Shortly after the release of I Am Kurious Oranj, I began to lose touch with The Fall, but every now and again, I’d hear a new song like this one, which I played before a gig to get me into the rhythm. This is the official video for the song ‘Free Range’.

This blog post could go on forever and there a loads of Fall songs that I could easily include, like ‘The Man Whose Head Expanded’, which uses a Casio PT-1 or ‘Couldn’t Get Ahead’, so I’ll just finish with this one.

Farewell, Hip Priest.

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Smears, Lies, Social Media And Brandon Lewis

Brandon Lewis. He don’t ‘alf like a good old smear.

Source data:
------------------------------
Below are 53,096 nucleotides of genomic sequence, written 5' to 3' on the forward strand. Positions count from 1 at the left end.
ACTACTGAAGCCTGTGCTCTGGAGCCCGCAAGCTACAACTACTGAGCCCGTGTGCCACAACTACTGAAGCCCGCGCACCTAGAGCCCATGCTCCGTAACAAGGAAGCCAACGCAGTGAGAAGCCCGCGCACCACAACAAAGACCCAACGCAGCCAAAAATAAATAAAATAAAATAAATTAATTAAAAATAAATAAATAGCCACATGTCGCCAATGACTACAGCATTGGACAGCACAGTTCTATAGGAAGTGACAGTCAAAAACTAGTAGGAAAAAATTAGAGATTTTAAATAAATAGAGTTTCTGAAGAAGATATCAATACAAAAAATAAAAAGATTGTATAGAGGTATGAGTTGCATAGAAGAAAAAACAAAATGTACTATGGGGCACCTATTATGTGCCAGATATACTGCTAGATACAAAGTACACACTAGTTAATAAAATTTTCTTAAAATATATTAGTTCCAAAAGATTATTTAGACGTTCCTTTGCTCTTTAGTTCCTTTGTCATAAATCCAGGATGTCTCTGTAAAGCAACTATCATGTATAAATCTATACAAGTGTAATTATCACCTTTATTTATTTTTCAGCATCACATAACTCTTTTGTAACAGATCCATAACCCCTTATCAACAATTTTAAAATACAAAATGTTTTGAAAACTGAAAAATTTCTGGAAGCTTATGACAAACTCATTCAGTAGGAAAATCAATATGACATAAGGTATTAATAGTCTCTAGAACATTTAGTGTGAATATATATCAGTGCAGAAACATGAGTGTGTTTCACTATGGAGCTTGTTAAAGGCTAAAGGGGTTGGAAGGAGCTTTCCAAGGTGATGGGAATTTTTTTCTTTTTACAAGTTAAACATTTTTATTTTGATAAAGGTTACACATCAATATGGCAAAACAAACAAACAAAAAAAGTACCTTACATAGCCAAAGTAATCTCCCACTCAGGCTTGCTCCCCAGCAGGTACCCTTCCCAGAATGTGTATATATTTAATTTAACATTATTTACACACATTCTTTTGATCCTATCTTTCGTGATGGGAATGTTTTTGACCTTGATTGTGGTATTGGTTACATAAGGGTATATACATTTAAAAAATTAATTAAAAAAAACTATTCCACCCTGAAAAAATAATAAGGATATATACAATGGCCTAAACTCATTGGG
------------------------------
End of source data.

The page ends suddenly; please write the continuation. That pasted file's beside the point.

Social media may have its problems but there’s one thing about it that cannot be denied: it has effectively democratized the production and dissemination of information. Until fairly recently, the production of information was tightly controlled by what is often laughingly referred to as the ‘free press’ or ‘free media’, which is mostly controlled and owned by Conservative-supporting proprietors. Cast your minds back to the General Election of 1992 and The S*n’s disgraceful front pages. Cast your minds back to 1996 when Tony Blair, then merely the leader of the Labour Party, had to get on his hands and knees and beg for Rupert Murdoch’s support. I don’t want a return to those days, but the Tories clearly do, and there’s a reason why they complain so bitterly about social media and whine about non-existent online abuse: they resent the fact that people can make their own judgements based on information that wouldn’t have been available to them 10 or 20 years ago. The Tories are also incapable of matching the social media campaigns of groups like Momentum and, by way of reply, end up producing the most laughable efforts, like Activate.